The most perverse depiction of love in the bunch, unsurprisingly, is Jerry Stahl's Perv -- A Love Story (Morrow, $24), a novel that might better be subtitled "A Love Story of Polymorphous Perversity." Stahl is best known for his memoir of heroin addiction in Hollywood, Permanent Midnight, and it is no surprise that his novel begins with the discovery of the narrator, Bobby Stark, trying to retrieve a condom from the nether regions of a girl he has just shared with three of his prep school friends. Caught in the act by the girl's one-armed father. Bobby is expelled from school and sent home to live with his mother in her condominium. Bobby's father has recently committed "suicide by streetcar"; Bobby's mother frequently torments him with the notion that she knows Bobby wishes she were dead, a sentiment she initially spews at the viewing of his father's casket.
Set in the era of free love in 1970, the novel is full of drugs, sex and all things perverse. To escape the claustrophobia of life with his mother (who is addicted to pills and electro-convulsive therapy), Bobby smokes marijuana and visits the condo's laundry room, where he is caught sniffing an old woman's panties. In this absurdly comic scene, the woman nicknames Bobby "the perv," confirming something that he has long suspected about himself, and reveals that she is the grandmother of Michelle, Bobby's childhood love, who has joined and left the Hare Krishnas. On a whim, Bobby telephones Michelle. Their first contact with Michelle is also perverse: She urinates in a parking lot and asks him to wipe her with his hand. Then the two embark on an attempt to reach San Francisco. The journey culminates in a pages-long series of sexual violation and drug-induced horror that is not for the faint-hearted.
Despite its earlier comic ramblings and frequent laugh-out-loud hilarity, the love story is at times lost in the confusion of drug haze and acts of perversion. Clearly Stahl means to shock readers with his graphic descriptions of vile sex acts and drug-induced stupors, yet the effect of such scenes is often surprisingly diluted, rendering the novel often too pat and predictable. The love story is never fully realized, and one wonders whether Stahl would have been better-advised to remain with the coming-of-age tale, which is fraught with a good deal more comedy and, at times, a perverse sense of pathos.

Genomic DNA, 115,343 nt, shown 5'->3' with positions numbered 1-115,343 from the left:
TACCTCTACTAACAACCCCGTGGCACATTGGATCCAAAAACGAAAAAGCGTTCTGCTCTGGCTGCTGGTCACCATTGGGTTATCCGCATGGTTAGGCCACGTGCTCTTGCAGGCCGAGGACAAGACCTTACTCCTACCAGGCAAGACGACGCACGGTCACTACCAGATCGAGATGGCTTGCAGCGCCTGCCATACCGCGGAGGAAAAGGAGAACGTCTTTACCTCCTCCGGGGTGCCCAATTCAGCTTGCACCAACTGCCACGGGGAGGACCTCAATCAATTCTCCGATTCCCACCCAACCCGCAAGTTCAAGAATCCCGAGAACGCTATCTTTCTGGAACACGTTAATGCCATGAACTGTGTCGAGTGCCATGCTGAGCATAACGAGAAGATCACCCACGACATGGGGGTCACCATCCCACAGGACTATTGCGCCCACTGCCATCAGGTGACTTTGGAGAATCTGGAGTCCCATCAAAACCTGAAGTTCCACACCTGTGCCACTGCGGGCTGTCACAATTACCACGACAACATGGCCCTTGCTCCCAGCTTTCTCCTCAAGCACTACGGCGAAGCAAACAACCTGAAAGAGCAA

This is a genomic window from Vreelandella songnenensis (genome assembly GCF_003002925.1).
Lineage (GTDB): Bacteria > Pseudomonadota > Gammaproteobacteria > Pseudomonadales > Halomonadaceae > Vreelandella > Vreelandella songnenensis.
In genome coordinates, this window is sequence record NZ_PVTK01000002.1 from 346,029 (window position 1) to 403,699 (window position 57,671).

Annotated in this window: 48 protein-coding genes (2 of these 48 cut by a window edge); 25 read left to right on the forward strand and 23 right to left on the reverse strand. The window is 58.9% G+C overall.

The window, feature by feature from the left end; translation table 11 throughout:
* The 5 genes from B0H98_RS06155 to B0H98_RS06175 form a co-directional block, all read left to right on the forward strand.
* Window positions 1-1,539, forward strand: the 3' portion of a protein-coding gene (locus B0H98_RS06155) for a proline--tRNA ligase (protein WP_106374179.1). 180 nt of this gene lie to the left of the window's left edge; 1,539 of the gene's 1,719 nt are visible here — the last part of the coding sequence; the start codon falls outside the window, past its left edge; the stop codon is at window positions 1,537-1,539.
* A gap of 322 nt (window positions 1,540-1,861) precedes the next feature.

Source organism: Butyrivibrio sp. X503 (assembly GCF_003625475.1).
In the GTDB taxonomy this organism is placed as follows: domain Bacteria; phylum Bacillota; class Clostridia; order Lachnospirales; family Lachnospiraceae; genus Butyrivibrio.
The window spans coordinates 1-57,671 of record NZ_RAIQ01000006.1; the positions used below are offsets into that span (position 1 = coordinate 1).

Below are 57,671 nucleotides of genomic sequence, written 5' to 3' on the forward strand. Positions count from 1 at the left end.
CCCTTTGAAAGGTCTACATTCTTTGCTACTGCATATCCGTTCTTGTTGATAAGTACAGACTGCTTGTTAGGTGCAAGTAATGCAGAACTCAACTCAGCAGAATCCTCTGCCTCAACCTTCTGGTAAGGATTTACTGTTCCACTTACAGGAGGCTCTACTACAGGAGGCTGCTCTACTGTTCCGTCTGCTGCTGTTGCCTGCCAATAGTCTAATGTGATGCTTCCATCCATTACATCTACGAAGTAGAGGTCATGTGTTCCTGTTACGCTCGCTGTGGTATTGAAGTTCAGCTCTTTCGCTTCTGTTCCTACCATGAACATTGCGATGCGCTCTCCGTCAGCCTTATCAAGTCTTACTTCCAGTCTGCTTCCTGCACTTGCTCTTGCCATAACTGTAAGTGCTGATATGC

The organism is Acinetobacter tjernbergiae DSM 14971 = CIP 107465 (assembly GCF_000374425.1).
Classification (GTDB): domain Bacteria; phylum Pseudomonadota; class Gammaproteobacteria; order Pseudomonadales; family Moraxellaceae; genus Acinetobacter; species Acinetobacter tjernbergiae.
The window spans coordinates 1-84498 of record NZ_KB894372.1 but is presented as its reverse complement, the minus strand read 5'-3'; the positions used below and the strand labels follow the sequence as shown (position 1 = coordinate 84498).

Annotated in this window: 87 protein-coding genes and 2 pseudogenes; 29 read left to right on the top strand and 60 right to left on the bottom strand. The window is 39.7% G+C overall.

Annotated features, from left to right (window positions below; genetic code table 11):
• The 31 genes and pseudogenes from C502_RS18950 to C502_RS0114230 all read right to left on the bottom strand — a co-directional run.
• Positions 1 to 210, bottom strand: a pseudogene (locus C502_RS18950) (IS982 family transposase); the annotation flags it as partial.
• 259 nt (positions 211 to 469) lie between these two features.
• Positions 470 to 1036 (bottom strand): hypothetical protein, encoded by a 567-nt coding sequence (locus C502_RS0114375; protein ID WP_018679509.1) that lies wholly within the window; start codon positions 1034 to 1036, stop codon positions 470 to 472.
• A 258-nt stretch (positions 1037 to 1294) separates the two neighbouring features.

Ode to Joy
Lastly, Richard Burgin's Ghost Quartet (Triquarterly/ Northwestern, $25.95) offers a love story that is, as the title suggests, a quartet rather than a triangle. Burgin, the editor of the highly esteemed literary journal Boulevard and author of seven previous books, tells the story of Ray Stoneson, a down-on-his-luck classical composer; his estranged girlfriend, Joy, a singer; the dynamic and manipulative Perry Green (the "successor to Bernstein"); and Perry's lover, Bobby. After meeting Perry Green at a party, Ray becomes involved in a homosexual tryst with Green in order to further his career while simultaneously healing his relationship with Joy.
Although the novel attempts to invoke a sense of mystery, the plot is all too clear from the beginning, despite its rapid-fire pacing. Throughout, Perry continues to seduce Ray with promises of success in exchange for sexual favors. The love between Ray and Joy is never fully developed to allow the reader to care when things fall apart, due to Ray's indiscretions. Similarly, the love story is weighted down with melodramatic dialogue and situations: Ray "was forced to realize that [Joy's] fragile trust was in his hands, the hands that had held the genitals of Perry Green just the night before." It is also odd that Ray never becomes introspective enough to question his own sexuality, which would add a deeper psychological layer to the novel. Still, Ghost Quartet succeeds in illuminating the drive, ambition and personal compromise necessary to achieve success in the difficult world of classical music, Ray's other great love. Whether readers are looking for hilarity or horror, perversity or pathos, the sensual or the sublime, there is much to be found in all four of these vastly different stories of love. It is clear that where love is concerned, there is still a great deal left to be said.
Laurie Foos's most recent book is the novel "Twinship."